Minecraft’s famous end poem is now in the public domain
Writer Julian Gough announced on Twitter that he’s made Minecraft’s famous End Poem a part of the public domain. The poem is famously considered the sole piece of written narrative in Mojang’s original survival crafting game, and Gough never signed away the poem’s rights when Minecraft was acquired by Microsoft in 2014.
“For various reasons, never signed a contract giving away any rights to my story. They are all retained by me,” wrote Gough on Twitter. “So Microsoft have never owned the ending to Minecraft. I own it. And from today on, I’m letting anybody play with it.”
As Gough explained on his Substack, he was recommended to original Minecraft co-designer Markus “Notch” Persson as a potential candidate to write something for the game in 2011. The result is the End Poem, an 8-minute text scroll that players see after killing the Ender Dragon, and effectively serves as the ending to the story of Minecraft.
While writing the ending, Gough was also talking with Mojang CEO Carl Manneh about being paid for his work. As he explains it, there was a “weird back-and-forth” series of emails with Manneh, which Gough admitted to being confused on. “Carl was indeed Markus’s friend, but that didn’t automatically make him my friend.”
After receiving €20,000 (or a little over $21,000) in payment from Manneh, Gough admitted to flat out refusing to sign a contract that would’ve allowed for Mojang to have permanent rights to the End Song.
As far as other parts of the pre-contract deal were concerned, such as “massive exposure to the Minecraft community,” Gough those benefits never manifested from either Manneh or Persson.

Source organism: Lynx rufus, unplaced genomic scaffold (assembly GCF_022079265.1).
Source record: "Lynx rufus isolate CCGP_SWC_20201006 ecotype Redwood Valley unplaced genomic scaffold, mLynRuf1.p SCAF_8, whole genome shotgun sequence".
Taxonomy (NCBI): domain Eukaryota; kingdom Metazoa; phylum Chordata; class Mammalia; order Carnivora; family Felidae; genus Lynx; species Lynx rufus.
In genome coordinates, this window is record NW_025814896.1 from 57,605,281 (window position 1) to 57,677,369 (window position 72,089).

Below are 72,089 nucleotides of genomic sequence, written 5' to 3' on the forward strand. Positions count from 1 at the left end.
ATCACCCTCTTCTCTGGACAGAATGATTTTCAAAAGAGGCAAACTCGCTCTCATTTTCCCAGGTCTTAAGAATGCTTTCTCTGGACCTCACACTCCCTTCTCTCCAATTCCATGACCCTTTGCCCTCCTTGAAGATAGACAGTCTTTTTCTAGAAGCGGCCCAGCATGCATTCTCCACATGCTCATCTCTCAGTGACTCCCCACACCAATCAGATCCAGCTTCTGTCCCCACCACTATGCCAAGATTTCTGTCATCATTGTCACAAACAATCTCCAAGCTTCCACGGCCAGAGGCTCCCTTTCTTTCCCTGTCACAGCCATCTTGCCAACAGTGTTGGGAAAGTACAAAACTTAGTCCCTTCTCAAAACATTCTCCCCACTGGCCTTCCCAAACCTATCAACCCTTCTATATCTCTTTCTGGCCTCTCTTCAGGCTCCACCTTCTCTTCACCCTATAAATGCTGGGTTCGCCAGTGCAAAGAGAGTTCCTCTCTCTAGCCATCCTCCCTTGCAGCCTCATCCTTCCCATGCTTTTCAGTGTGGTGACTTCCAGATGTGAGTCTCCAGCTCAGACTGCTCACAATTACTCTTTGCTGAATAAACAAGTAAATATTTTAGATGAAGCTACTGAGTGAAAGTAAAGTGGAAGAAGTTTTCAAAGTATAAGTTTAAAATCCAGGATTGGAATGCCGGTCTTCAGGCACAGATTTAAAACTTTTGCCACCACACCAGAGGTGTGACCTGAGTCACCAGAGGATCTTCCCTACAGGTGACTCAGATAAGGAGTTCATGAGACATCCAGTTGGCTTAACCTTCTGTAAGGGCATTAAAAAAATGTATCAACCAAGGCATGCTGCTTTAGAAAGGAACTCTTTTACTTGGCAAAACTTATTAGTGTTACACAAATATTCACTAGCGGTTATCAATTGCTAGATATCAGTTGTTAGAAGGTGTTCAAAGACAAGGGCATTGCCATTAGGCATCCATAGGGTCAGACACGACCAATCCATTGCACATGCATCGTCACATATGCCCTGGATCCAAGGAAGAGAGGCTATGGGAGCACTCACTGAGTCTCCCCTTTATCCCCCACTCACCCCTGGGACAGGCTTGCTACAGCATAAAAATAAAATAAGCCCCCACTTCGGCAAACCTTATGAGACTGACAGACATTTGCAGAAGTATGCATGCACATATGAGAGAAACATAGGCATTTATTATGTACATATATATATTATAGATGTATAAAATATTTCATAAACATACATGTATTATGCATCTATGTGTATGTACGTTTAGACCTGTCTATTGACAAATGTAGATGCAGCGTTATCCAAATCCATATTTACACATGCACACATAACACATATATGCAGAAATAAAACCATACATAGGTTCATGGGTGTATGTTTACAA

Microsoft bought Minecraft, but Gough has last word on the End Song
Come August 2014, a month before Microsoft acquired Minecraft, Gough was sent a second contract by Manneh to sign away the rights to the End Song. That contract also was never signed, despite repeated insistences from Persson, Manneh, and eventually Microsoft.
“There are no bad guys in this story. Do not hassle Markus, or Carl (or even Microsoft) about this,” Gough wrote on his Twitter and Substack. To him, the other parties were “simply obeying the rules of capitalism, the rules so many of us have internalized as though they are natural law.”
In making the End Song public domain, Gough wrote that he’s “putting it in the hands of the universe”, who he argues was the real contributor to the poem’s existence. Beyond that, his only real plug is for donations to his Paypal.
“Nobody owns it, and we all own it. Which is to say, it lives outside of that way of looking at art.”
As far as Microsoft is concerned, Gough reaffirmed that the Xbox maker legally cannot stop anyone from using the poem as they see fit. Moreover, he requested that the company “just keep sharing my story with the world.”
“Anyone can now play with it. Have fun.”